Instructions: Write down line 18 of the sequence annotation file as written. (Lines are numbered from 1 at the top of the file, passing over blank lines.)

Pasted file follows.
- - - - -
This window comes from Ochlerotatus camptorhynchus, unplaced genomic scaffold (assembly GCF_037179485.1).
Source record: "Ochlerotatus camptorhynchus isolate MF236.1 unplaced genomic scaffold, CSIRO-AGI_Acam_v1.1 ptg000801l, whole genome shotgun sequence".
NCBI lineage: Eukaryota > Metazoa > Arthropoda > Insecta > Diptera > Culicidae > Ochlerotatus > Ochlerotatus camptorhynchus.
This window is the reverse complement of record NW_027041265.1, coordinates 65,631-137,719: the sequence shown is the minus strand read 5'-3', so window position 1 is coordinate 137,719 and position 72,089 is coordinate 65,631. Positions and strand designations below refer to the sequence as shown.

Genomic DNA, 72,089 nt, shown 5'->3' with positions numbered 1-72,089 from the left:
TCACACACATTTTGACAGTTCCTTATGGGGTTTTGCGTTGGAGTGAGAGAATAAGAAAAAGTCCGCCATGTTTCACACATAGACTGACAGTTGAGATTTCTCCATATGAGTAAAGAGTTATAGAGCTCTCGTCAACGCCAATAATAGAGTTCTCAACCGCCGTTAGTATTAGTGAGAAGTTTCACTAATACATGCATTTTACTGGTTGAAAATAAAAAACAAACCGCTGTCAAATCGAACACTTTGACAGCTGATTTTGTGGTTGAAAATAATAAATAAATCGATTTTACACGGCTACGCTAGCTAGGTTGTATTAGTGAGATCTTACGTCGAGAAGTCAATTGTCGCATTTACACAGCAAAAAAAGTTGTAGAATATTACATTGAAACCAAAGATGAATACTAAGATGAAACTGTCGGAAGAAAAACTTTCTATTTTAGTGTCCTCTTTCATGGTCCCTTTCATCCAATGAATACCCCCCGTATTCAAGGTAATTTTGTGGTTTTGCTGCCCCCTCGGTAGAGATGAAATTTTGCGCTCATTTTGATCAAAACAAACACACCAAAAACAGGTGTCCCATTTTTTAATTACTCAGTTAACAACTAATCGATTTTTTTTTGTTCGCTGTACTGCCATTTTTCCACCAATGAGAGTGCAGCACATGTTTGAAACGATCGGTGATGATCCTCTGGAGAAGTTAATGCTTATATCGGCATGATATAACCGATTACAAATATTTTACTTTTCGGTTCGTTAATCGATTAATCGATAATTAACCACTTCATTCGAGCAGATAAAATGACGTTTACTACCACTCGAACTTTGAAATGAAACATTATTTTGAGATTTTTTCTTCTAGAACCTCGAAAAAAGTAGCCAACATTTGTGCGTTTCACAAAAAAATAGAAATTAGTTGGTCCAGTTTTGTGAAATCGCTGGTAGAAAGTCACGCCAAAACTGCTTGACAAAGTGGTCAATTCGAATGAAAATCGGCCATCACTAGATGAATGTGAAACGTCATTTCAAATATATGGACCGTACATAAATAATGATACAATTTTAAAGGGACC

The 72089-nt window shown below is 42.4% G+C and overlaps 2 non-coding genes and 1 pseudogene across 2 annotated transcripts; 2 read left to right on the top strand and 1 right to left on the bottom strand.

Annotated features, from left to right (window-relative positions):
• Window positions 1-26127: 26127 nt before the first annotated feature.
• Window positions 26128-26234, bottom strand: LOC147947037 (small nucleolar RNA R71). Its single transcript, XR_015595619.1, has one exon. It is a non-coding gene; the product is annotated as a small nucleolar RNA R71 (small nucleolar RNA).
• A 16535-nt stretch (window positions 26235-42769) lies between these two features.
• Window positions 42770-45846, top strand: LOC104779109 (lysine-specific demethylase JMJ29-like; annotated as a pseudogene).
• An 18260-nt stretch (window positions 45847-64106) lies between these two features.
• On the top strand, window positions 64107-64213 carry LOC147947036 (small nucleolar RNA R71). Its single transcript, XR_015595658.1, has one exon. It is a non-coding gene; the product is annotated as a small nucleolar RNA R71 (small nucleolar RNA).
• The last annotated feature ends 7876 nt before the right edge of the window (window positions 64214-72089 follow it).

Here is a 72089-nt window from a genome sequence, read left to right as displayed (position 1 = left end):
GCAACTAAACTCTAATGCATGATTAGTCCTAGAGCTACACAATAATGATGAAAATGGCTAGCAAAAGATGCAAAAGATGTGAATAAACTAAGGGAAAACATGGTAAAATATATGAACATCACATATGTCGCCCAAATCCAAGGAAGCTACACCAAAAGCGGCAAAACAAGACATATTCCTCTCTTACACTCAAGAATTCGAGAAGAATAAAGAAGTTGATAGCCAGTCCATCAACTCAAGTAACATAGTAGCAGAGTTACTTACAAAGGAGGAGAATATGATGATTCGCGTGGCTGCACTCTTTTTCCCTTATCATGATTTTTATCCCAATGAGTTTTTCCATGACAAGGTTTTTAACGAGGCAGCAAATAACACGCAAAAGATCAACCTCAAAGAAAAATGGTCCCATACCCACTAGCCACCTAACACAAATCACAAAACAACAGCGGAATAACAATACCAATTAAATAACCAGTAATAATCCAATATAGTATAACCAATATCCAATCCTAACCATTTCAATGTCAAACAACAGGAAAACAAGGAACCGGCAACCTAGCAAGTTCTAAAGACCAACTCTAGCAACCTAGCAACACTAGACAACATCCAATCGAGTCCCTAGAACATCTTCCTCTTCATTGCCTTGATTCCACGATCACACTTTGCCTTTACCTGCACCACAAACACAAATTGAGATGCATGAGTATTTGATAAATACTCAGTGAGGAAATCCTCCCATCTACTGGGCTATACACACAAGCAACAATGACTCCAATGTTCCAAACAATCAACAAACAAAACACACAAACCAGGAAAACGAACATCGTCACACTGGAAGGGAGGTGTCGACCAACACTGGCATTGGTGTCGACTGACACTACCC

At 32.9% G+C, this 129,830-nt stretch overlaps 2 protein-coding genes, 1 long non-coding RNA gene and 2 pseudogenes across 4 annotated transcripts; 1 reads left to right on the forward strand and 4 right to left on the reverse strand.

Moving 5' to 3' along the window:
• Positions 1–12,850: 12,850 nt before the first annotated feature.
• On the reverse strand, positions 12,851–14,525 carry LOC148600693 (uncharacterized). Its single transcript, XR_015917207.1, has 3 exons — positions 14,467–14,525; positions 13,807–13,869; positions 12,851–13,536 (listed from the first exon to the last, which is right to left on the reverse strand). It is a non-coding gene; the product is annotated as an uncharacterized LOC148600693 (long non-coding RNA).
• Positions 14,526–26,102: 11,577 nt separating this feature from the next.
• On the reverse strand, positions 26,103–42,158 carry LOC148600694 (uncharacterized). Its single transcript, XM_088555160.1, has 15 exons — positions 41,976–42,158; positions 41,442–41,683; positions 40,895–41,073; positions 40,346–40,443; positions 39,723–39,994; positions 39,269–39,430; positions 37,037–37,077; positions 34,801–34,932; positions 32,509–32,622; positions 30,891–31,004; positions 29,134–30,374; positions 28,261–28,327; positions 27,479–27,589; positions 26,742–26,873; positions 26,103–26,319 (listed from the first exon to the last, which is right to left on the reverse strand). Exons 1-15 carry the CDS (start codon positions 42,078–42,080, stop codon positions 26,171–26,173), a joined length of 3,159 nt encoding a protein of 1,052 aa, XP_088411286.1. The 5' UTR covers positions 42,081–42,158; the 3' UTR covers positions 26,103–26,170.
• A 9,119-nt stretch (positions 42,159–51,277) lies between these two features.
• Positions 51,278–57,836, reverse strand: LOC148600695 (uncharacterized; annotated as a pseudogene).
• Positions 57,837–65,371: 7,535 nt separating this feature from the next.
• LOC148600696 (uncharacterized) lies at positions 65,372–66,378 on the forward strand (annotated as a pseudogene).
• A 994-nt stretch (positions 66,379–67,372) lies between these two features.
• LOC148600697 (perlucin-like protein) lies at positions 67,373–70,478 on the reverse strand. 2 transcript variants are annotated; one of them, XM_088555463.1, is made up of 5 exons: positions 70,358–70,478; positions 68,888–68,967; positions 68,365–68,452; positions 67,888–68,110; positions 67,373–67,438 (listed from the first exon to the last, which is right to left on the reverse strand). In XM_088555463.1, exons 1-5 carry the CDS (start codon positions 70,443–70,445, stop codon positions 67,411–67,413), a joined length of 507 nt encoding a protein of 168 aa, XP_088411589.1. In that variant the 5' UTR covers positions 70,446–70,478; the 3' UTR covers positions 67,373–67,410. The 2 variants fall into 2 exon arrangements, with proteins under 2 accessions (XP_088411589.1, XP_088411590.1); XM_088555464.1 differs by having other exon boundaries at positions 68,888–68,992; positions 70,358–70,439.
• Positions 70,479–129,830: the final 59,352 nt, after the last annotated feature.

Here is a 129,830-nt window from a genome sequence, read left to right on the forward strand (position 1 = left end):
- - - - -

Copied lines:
At 32.9% G+C, this 129,830-nt stretch overlaps 2 protein-coding genes, 1 long non-coding RNA gene and 2 pseudogenes across 4 annotated transcripts; 1 reads left to right on the forward strand and 4 right to left on the reverse strand.